How Feminists Should Remember Justice Kennedy

This week, Justice Anthony Kennedy, a Reagan appointee to the U.S. Supreme Court, announced his retirement. The announcement punctuated a devastating week from the Court. An alarming slate of 5-4 rulings—that will surely define the Roberts’ Court—upheld the Trump administration’s third attempt at a Muslim ban, truncated the rights of public unions, struck down a California law enacted to promote women’s health and protect them from fraud and deception at crisis pregnancy centers and passed the baton back to Texas in a high-profile gerrymandering decision.

For many, Kennedy’s retirement, effective July 31, signals a worrying period ahead for the Supreme Court. They wonder what comes next on important civil liberties and civil rights issues. Pundits and his fellow Justices suggest that there will be a void on the Court; they point to Kennedy’s commitment to the dignity of persons as part of what they believe will be his enduring legacy. Kennedy’s pivotal record on marriage equality in the landmark Obergefell v. Hodges and United States v. Windsor decisions certainly speaks to that.

Others note Kennedy’s record, even recently, on abortion rights as a sign of his judicial independence and objectivity on women’s rights. This, some suggest, will be a robust and lasting legacy. In Whole Woman’s Health, which struck down two Texas laws that unconstitutionally burdened women’s access to abortion, Kennedy joined Justices Breyer, Ginsburg, Kagan and Sotomayor in the majority.

Yet Justice Kennedy’s record is far more complicated. This week, he voted with the majority in each of the aforementioned cases; he was less of the “swing” voter that pundits memorialize him to be.

That may be the correct way to remember his tenure.

Supreme Court Justice Anthony Kennedy delivering remarks at San Francisco Symphony Hall. (Steve Rhodes / Creative Commons)

According to one study, Kennedy was far more likely to vote with Justice Clarence Thomas, regarded as the most conservative justice on the Court, than Justice Ruth Bader Ginsburg (84 to 76 percent). He was more likely to find affinity with Chief Justice Roberts than Justice Elena Kagan (88 to 80 percent). And he voted more often with Justice Antonin Scalia than he did with any liberal on the Supreme Court.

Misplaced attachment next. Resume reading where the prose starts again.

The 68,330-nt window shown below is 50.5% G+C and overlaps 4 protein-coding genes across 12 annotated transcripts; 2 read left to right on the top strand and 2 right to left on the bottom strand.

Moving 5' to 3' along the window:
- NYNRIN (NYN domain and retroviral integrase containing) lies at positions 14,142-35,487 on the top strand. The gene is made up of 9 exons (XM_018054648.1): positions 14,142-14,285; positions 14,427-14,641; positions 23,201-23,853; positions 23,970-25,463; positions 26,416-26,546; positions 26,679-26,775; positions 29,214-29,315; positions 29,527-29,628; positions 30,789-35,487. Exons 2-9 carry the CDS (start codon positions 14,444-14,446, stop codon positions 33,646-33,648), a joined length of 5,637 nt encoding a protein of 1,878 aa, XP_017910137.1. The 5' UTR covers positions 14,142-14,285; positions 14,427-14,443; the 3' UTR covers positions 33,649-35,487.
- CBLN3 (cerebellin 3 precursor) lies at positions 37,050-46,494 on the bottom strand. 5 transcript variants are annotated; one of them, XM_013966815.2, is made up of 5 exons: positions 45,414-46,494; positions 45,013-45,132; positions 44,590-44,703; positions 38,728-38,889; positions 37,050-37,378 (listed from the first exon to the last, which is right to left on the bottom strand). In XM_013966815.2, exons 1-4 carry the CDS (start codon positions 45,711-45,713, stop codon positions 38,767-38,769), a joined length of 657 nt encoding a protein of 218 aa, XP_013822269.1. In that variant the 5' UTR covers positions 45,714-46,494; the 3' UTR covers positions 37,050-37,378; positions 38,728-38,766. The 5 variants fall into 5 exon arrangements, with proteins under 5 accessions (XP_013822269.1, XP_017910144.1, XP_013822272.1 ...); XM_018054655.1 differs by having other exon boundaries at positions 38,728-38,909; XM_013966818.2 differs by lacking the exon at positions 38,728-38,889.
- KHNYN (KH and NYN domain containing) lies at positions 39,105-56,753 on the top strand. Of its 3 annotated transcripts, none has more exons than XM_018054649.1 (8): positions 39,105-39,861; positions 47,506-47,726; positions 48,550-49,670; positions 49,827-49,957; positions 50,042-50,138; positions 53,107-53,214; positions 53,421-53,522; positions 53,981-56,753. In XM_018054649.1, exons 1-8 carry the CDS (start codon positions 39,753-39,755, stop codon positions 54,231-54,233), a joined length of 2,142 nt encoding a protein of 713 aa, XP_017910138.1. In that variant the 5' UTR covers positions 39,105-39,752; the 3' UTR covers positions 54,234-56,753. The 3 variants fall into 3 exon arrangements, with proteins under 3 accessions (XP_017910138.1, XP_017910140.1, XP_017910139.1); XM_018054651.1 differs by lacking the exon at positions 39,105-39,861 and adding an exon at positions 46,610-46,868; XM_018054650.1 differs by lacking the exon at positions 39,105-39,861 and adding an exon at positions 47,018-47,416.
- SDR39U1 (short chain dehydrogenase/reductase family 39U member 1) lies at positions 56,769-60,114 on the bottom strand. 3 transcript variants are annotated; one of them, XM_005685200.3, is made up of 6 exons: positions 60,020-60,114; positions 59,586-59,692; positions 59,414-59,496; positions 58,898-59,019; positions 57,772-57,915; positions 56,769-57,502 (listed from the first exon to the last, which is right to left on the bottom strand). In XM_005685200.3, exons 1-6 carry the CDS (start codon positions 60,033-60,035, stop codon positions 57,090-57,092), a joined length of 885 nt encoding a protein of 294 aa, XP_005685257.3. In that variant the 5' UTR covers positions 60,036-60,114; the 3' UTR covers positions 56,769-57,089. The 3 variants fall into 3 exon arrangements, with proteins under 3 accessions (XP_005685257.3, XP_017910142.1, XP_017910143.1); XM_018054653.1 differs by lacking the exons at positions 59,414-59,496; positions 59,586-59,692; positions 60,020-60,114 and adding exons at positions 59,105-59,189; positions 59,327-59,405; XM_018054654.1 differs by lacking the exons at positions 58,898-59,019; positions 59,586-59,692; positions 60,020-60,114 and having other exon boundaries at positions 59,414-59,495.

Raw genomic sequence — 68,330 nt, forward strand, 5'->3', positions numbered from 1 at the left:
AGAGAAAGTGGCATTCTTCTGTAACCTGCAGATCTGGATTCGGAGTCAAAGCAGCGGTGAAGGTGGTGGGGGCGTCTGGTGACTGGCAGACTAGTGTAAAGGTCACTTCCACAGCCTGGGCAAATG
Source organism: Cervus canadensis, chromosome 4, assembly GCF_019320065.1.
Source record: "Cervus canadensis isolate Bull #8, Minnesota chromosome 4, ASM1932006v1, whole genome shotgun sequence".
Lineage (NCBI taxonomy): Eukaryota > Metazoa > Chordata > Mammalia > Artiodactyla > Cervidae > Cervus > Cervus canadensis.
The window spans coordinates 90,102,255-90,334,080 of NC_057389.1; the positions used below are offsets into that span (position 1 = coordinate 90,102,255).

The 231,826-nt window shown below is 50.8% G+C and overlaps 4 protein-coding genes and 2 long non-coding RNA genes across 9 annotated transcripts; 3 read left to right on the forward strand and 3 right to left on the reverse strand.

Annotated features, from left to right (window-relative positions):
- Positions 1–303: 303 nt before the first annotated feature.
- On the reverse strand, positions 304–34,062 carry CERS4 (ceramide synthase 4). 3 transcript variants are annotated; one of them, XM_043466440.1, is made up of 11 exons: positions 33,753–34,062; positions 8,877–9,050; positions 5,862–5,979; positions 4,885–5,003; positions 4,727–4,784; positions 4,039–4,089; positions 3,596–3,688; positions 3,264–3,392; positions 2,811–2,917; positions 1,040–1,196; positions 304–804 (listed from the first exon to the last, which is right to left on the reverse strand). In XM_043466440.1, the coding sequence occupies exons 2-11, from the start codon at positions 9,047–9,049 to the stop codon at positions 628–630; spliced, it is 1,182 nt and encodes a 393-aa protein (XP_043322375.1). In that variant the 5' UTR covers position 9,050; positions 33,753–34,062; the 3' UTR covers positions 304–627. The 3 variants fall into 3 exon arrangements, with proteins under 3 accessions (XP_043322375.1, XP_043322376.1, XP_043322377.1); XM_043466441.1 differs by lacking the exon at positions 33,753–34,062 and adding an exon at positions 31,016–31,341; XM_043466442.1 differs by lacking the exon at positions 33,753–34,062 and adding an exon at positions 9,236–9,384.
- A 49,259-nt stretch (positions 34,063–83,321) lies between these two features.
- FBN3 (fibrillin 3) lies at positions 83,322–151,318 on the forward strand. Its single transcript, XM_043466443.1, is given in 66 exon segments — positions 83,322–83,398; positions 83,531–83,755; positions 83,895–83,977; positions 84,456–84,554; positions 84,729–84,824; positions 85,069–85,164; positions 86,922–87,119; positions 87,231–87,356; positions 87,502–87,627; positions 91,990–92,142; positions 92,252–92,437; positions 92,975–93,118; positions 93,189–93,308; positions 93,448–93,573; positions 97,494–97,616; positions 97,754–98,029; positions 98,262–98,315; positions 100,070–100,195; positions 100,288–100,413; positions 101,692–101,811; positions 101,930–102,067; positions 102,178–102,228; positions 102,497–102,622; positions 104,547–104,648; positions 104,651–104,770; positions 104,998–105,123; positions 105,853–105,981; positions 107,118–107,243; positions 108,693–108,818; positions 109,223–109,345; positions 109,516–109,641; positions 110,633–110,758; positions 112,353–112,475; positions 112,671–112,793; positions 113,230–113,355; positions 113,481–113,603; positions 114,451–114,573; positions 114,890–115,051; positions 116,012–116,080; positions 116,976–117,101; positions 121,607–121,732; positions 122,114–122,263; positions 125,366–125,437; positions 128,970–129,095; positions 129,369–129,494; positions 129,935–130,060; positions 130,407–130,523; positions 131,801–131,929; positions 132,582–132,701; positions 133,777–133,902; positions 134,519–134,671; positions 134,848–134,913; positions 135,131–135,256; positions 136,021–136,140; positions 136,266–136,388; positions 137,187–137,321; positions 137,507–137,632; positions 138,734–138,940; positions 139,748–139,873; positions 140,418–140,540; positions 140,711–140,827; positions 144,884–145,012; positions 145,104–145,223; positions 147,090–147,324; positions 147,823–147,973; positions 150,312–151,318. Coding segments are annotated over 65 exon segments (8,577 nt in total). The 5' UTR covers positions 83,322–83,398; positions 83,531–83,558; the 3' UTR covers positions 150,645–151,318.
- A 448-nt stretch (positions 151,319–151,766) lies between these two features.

Those who care about women’s health and rights should be concerned about Justice Kennedy’s retirement, but not for the reasons offered by pundits who frame his retirement as a grave loss on women’s issues. It would be as much as a mistake to ignore Kennedy’s pivotal vote in Whole Woman’s Health as it would be to conflate or exaggerate his record on women’s rights and health—or to overstate the Supreme Court’s legacy with regard to women.

Despite crucial advancements in the rights of women and girls brought about through legislative and judicial victories, the Supreme Court has historically shown antipathy—or at best, disregard—for the rights and concerns of women. The Court sanctioned forced sterilization and eugenics against poor women in Buck v. Bell, an infamous decision yet to be overturned. It affirmed states’ denial of women’s suffrage, refused to strike down laws denying women opportunities to become lawyers;, deferred to states that denied women the right to serve on juries and more.

In reality, Justice Kennedy failed to demonstrate a consistent and courageous regard for the interest of women or their reproductive rights. Some might argue that it was the failure of his liberal colleagues to persuade him to their interpretation of the Constitution, or that the right cases did not land before the Court during his 30-year tenure to compel or motivate him to move the needle on women’s rights. But what is clear, in a line of defining cases, is that Justice Kennedy has sided with a conservative, all-male majority.

This includes writing for the majority, upholding a Bush-era federal law to ban an abortion procedure in Gonzales v. Carhart. Based on no credible empirical evidence, the otherwise careful Justice claimed that long-term mental health suffering “and loss of esteem can” result from pregnancy terminations. Kennedy disregarded a robust empirical record, including amici briefs, pointing out the fallacy of that argument.

Justice Kennedy also cast crucial votes, just to name some recent examples, limiting women’s rights to file suit under Title VII of the Civil Rights Act for gender pay claims in Ledbetter v. Goodyear Tire & Rubber Co, denying women plaintiffs class action status to sue Walmart based on gender discrimination in Wal-Mart v. Dukes and finding “that commercial enterprises, including corporations, along with partnerships and sole proprietorships, can opt out of any law…they judge incompatible with their sincerely held religious beliefs” in a case denying female employees contraceptive coverage—Burwell v. Hobby Lobby.

Justice Kennedy’s significant regard for the dignity of marriage equality must be acknowledged—for it moved the Court out of a shameful past. But Justice Kennedy’s record must also be measured by his concerns for the dignity of women—and we should remember his lack of vision for a Constitution that could embrace their highest ideals.

Michele Goodwin holds the Chancellor’s Professorship at the University of California, Irvine. She is the founder and director the Center for Biotechnology and Global Health Policy and its Reproductive Justice Initiative. She has published with Forbes, Salon, L.A. Times, Politico, Chicago Sun Times, Houston Chronicle, Christian Science Monitor and the New York Times, among others.

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